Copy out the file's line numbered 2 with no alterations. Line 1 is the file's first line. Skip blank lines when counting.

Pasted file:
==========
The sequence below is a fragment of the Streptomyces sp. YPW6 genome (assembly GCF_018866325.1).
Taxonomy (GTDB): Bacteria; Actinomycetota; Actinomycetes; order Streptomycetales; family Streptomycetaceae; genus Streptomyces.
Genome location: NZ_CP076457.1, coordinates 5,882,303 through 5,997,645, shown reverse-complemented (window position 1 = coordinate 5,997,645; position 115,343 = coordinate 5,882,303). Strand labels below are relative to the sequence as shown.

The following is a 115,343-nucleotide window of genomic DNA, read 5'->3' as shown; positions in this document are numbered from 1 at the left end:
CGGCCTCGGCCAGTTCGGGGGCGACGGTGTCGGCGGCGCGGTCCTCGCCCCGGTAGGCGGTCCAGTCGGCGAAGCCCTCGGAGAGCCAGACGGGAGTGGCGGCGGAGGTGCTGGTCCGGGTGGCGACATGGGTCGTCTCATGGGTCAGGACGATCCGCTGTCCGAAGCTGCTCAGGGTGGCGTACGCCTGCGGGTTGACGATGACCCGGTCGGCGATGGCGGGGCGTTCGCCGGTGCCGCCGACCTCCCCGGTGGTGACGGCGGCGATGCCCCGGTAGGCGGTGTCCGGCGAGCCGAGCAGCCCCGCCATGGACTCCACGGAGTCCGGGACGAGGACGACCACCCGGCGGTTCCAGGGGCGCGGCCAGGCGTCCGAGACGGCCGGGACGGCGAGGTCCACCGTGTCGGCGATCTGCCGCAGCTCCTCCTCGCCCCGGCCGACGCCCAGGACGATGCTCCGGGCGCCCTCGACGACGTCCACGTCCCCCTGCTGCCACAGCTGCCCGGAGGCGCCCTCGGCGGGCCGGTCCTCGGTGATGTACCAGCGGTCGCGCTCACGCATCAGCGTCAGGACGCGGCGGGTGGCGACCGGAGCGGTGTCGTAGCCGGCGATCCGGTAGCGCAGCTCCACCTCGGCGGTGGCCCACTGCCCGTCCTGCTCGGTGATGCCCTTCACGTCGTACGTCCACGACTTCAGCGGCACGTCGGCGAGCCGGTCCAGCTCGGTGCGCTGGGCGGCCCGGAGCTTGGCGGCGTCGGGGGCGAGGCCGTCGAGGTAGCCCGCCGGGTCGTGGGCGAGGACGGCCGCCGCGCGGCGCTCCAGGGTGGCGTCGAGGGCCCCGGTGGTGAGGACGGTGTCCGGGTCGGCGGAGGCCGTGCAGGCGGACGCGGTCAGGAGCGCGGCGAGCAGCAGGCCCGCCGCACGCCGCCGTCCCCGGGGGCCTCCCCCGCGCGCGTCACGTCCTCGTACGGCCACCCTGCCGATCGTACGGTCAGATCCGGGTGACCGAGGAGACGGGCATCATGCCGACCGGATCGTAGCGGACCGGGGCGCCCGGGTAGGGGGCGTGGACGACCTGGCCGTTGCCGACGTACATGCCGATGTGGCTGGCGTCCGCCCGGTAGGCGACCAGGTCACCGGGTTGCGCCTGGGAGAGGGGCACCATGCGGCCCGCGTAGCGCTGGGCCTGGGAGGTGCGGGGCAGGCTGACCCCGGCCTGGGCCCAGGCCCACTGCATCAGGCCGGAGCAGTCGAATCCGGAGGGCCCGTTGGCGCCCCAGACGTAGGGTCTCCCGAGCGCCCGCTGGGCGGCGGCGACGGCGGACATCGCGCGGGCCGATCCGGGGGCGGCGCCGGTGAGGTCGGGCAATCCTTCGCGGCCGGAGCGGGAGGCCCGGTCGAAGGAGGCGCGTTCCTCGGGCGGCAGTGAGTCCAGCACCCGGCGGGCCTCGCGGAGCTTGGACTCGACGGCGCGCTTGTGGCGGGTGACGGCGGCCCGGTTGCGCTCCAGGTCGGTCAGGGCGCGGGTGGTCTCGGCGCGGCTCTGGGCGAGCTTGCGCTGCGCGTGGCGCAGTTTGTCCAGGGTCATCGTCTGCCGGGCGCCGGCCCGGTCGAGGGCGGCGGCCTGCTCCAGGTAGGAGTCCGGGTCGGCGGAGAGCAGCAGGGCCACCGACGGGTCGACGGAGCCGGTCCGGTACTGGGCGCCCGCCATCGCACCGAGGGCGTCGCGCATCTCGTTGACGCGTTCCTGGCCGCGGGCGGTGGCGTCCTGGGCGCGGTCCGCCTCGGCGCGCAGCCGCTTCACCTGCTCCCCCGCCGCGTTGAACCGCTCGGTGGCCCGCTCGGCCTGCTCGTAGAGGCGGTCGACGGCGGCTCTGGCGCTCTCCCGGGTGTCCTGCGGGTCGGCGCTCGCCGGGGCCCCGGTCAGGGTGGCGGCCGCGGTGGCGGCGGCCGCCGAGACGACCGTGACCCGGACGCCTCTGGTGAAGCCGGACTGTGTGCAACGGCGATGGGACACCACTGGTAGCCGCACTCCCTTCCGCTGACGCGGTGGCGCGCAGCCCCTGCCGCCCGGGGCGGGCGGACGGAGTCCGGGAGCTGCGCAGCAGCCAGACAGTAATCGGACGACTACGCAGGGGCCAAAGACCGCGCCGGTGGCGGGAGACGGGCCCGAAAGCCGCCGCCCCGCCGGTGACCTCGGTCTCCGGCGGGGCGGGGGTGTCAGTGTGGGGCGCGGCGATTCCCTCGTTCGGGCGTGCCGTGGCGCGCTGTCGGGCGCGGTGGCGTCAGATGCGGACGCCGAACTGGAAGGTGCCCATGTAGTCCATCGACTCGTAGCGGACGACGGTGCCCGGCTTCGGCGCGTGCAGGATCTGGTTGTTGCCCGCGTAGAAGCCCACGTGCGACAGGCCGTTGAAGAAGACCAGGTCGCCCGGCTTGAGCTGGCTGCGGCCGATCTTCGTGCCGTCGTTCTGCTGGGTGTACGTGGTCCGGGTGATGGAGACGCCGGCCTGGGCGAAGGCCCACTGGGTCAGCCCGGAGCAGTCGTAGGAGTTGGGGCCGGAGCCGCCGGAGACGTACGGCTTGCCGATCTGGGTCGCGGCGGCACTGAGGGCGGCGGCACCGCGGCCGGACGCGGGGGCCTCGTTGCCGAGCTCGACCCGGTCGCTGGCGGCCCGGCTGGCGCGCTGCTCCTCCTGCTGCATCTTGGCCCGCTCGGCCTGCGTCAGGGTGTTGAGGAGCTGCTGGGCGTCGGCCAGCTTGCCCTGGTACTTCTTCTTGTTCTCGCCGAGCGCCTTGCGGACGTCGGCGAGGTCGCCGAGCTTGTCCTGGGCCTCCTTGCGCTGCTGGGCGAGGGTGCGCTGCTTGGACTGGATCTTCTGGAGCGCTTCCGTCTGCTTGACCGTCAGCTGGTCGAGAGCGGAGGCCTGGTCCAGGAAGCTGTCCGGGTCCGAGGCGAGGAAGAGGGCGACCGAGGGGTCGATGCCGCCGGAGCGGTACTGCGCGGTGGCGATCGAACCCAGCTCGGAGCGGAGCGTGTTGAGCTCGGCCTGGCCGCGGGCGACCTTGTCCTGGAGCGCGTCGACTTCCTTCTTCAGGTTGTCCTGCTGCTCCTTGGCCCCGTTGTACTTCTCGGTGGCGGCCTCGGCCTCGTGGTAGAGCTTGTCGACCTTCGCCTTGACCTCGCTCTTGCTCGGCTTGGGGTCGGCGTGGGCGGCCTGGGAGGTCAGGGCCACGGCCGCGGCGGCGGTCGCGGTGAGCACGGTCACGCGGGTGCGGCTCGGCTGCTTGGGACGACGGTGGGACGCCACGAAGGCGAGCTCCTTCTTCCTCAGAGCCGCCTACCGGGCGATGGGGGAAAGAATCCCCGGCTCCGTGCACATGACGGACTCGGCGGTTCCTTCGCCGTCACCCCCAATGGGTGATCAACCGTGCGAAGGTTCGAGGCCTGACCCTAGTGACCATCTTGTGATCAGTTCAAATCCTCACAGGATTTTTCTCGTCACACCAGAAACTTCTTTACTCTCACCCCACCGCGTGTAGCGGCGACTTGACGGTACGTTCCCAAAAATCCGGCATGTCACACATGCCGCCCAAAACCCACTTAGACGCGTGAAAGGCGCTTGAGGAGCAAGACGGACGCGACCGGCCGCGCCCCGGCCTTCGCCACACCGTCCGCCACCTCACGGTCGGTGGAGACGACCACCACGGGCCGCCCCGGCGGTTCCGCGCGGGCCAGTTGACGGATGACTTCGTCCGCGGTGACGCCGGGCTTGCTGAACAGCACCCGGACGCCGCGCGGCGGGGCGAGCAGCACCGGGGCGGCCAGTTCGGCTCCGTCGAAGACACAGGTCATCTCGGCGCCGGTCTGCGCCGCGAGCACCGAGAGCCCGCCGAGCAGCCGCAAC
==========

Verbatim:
Taxonomy (GTDB): Bacteria; Actinomycetota; Actinomycetes; order Streptomycetales; family Streptomycetaceae; genus Streptomyces.